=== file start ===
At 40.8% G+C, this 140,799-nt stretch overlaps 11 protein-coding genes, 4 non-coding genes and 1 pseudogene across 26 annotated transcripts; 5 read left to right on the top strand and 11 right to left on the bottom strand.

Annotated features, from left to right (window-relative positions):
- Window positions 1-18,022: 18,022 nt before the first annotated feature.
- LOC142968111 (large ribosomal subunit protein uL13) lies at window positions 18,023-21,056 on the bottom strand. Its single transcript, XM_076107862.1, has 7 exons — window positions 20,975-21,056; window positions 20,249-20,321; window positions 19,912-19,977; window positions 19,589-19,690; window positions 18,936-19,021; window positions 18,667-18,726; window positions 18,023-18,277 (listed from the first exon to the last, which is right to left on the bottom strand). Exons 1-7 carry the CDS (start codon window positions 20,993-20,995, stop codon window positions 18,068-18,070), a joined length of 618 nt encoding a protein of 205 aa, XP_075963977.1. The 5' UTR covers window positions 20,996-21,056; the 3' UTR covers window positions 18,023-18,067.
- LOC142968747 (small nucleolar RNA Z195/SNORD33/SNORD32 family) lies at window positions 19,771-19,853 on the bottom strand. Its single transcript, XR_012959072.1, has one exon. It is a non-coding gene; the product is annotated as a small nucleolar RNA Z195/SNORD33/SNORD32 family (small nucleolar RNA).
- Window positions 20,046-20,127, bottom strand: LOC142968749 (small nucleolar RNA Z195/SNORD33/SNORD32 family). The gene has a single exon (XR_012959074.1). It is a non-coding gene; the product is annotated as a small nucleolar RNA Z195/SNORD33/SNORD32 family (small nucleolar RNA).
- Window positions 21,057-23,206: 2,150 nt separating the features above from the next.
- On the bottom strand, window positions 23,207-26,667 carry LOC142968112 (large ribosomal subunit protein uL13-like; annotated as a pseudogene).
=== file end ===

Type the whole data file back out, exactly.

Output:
At 40.8% G+C, this 140,799-nt stretch overlaps 11 protein-coding genes, 4 non-coding genes and 1 pseudogene across 26 annotated transcripts; 5 read left to right on the top strand and 11 right to left on the bottom strand.

Annotated features, from left to right (window-relative positions):
- Window positions 1-18,022: 18,022 nt before the first annotated feature.
- LOC142968111 (large ribosomal subunit protein uL13) lies at window positions 18,023-21,056 on the bottom strand. Its single transcript, XM_076107862.1, has 7 exons — window positions 20,975-21,056; window positions 20,249-20,321; window positions 19,912-19,977; window positions 19,589-19,690; window positions 18,936-19,021; window positions 18,667-18,726; window positions 18,023-18,277 (listed from the first exon to the last, which is right to left on the bottom strand). Exons 1-7 carry the CDS (start codon window positions 20,993-20,995, stop codon window positions 18,068-18,070), a joined length of 618 nt encoding a protein of 205 aa, XP_075963977.1. The 5' UTR covers window positions 20,996-21,056; the 3' UTR covers window positions 18,023-18,067.
- LOC142968747 (small nucleolar RNA Z195/SNORD33/SNORD32 family) lies at window positions 19,771-19,853 on the bottom strand. Its single transcript, XR_012959072.1, has one exon. It is a non-coding gene; the product is annotated as a small nucleolar RNA Z195/SNORD33/SNORD32 family (small nucleolar RNA).
- Window positions 20,046-20,127, bottom strand: LOC142968749 (small nucleolar RNA Z195/SNORD33/SNORD32 family). The gene has a single exon (XR_012959074.1). It is a non-coding gene; the product is annotated as a small nucleolar RNA Z195/SNORD33/SNORD32 family (small nucleolar RNA).
- Window positions 21,057-23,206: 2,150 nt separating the features above from the next.
- On the bottom strand, window positions 23,207-26,667 carry LOC142968112 (large ribosomal subunit protein uL13-like; annotated as a pseudogene).